Sukkur: The United Nations World Food Programme (WFP) and the Sindh Provincial Disaster Management Authority (PDMA) today inaugurated the sixth Humanitarian Response Facility (HRF) for Pakistan, in the presence of the Chief Minister, Sindh, Mr. Qaim Ali Shah, Australian High Commissioner to Pakistan, Ms. Margaret Adamson, Deputy Chief of Mission, Embassy of Japan to Pakistan, Mr. Yunya Matsuura, WFP Regional Director for Asia and the Pacific, Mr. David Kaatrud, and WFP Pakistan Representative, Ms. Lola Castro.
As a result of global warming, the climate in Pakistan has become increasingly volatile causing unpredictable weather patterns making the country prone to progressively intense natural disasters such as flooding, landslides and drought. Strengthening disaster preparedness and response capacity has therefore been identified by NDMA as one of the priorities in the National Disaster Management Plan.
WFP, the Government of Pakistan and international donors have been working together since 2013 to establish a network of humanitarian hubs in eight strategic locations across the country, as part of broader emergency preparedness and response activities. The state-of-the-art relief hubs will allow disaster management authorities in Pakistan to respond more swiftly and efficiently to a sudden emergency. Hubs have already been inaugurated in Quetta, Muzaffargarh, Lahore, Hyderabad and Peshawar.
WFP Pakistan Representative, Ms. Lola Castro. Addressing on the occasion said “I am very encouraged to already see tangible results of this excellent partnership in protecting lives and livelihoods of these communities in areas where the humanitarian hubs have already been constructed”. “The effects of global climate change resulting in unpredictable weather patterns and extreme climatic conditions have also impacted Pakistan.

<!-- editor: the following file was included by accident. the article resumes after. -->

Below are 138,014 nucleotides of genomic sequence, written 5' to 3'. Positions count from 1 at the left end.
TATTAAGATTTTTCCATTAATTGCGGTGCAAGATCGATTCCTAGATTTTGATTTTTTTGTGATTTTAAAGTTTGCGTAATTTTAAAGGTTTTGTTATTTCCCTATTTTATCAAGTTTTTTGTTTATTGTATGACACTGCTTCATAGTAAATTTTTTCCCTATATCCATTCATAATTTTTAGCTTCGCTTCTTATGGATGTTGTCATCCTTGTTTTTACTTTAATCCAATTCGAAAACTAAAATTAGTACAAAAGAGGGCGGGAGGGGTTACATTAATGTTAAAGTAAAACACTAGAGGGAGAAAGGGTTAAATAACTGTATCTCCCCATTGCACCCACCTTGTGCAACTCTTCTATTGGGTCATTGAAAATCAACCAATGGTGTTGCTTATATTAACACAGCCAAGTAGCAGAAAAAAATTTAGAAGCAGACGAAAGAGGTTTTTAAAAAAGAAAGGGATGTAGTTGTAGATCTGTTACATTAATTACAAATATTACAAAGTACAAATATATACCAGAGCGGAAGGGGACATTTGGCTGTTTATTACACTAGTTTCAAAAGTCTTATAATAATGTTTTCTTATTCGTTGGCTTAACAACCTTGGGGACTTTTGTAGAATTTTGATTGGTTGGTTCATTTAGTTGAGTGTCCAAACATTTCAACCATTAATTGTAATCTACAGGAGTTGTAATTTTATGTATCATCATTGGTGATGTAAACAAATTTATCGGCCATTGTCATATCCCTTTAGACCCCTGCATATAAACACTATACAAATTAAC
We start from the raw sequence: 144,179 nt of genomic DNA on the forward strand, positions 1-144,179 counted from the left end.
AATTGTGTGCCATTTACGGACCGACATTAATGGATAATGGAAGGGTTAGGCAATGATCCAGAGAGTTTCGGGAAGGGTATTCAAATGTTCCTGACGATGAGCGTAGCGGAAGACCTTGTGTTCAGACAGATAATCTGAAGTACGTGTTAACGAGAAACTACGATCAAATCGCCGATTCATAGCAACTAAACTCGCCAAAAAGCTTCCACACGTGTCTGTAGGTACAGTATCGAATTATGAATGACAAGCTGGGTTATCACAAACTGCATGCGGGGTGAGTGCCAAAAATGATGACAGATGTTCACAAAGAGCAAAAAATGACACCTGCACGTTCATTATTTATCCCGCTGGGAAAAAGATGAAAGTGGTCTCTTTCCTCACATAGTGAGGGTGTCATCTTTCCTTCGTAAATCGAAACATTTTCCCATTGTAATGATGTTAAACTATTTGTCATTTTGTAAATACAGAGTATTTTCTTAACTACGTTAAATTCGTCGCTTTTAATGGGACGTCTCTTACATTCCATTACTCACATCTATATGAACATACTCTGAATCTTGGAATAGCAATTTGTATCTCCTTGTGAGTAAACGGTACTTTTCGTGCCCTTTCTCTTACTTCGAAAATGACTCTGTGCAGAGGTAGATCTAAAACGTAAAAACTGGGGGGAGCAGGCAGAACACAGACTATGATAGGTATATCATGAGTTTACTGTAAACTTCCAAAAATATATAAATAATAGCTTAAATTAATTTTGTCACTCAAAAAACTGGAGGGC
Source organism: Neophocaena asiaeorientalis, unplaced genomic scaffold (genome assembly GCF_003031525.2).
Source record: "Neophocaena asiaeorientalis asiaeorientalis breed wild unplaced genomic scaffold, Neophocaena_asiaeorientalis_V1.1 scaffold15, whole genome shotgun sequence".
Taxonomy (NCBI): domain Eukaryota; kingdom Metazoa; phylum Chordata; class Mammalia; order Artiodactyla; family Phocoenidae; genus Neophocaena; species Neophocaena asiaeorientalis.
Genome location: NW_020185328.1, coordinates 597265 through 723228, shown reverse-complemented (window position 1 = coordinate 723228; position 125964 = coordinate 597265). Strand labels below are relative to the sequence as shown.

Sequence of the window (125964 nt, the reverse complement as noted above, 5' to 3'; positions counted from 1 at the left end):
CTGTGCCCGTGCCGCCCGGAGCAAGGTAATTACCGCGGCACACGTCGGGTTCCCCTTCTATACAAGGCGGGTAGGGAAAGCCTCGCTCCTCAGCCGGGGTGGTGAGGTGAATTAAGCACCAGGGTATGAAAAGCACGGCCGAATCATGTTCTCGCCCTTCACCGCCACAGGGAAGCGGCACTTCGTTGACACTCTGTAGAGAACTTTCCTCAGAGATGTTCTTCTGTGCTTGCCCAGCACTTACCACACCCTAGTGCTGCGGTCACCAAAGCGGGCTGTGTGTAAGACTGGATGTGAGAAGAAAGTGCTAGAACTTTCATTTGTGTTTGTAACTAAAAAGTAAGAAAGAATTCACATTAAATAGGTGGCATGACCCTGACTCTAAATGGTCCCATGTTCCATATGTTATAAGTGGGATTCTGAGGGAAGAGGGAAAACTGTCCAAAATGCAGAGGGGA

Natural disasters necessitate enhanced emergency preparedness and response management measures to be in place as close as possible to the affected communities, such as in upper Sindh where flooding periodically occurs. In this way, more lives are saved quicker”, she added.
The US$3.5 million response facility in Sukkur covers 8.7 acres. It features three large warehouses for general cargo and one smaller, climate-controlled warehouse for more sensitive items such as medicines and ready-to-use foods, as well as office space and staff facilities. There is enough covered storage space for 64,000 50 kg bags (or 3,200 metric tons).
The Government of Pakistan has provided land to WFP to build the humanitarian facilities in eight of the country’s most disaster-prone areas and is responsible for the management and staffing of the facilities. WFP provides training for relevant staff in facility management as well as in humanitarian supply chain and emergency response. The project is being implemented in coordination with national and provincial disaster management authorities, with generous funding provided by Japan, Canada, Australia, the Netherlands, Denmark and the United States of America.